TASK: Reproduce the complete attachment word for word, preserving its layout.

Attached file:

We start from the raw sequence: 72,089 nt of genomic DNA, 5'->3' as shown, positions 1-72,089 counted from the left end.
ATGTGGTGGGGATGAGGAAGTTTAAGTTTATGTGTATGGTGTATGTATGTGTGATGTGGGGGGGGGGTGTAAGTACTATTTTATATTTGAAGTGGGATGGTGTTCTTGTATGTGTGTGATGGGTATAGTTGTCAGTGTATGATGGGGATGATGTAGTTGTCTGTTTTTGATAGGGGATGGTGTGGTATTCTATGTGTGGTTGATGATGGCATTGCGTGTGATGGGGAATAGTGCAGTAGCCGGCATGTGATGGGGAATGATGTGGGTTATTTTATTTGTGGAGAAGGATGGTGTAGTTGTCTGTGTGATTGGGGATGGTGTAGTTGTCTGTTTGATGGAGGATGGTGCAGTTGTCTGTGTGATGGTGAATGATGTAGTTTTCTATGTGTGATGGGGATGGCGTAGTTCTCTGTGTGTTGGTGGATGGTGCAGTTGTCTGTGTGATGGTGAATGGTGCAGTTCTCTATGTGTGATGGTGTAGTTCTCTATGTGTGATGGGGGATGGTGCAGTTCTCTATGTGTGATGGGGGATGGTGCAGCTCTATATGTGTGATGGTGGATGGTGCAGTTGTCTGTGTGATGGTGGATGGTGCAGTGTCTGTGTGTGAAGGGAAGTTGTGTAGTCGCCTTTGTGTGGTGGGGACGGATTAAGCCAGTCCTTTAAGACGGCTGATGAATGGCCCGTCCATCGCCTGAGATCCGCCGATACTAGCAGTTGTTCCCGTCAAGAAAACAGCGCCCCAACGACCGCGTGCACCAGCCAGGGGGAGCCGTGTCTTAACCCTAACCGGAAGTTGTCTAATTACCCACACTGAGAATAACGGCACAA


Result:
We start from the raw sequence: 72,089 nt of genomic DNA, 5'->3' as shown, positions 1-72,089 counted from the left end.
ATGTGGTGGGGATGAGGAAGTTTAAGTTTATGTGTATGGTGTATGTATGTGTGATGTGGGGGGGGGGTGTAAGTACTATTTTATATTTGAAGTGGGATGGTGTTCTTGTATGTGTGTGATGGGTATAGTTGTCAGTGTATGATGGGGATGATGTAGTTGTCTGTTTTTGATAGGGGATGGTGTGGTATTCTATGTGTGGTTGATGATGGCATTGCGTGTGATGGGGAATAGTGCAGTAGCCGGCATGTGATGGGGAATGATGTGGGTTATTTTATTTGTGGAGAAGGATGGTGTAGTTGTCTGTGTGATTGGGGATGGTGTAGTTGTCTGTTTGATGGAGGATGGTGCAGTTGTCTGTGTGATGGTGAATGATGTAGTTTTCTATGTGTGATGGGGATGGCGTAGTTCTCTGTGTGTTGGTGGATGGTGCAGTTGTCTGTGTGATGGTGAATGGTGCAGTTCTCTATGTGTGATGGTGTAGTTCTCTATGTGTGATGGGGGATGGTGCAGTTCTCTATGTGTGATGGGGGATGGTGCAGCTCTATATGTGTGATGGTGGATGGTGCAGTTGTCTGTGTGATGGTGGATGGTGCAGTGTCTGTGTGTGAAGGGAAGTTGTGTAGTCGCCTTTGTGTGGTGGGGACGGATTAAGCCAGTCCTTTAAGACGGCTGATGAATGGCCCGTCCATCGCCTGAGATCCGCCGATACTAGCAGTTGTTCCCGTCAAGAAAACAGCGCCCCAACGACCGCGTGCACCAGCCAGGGGGAGCCGTGTCTTAACCCTAACCGGAAGTTGTCTAATTACCCACACTGAGAATAACGGCACAA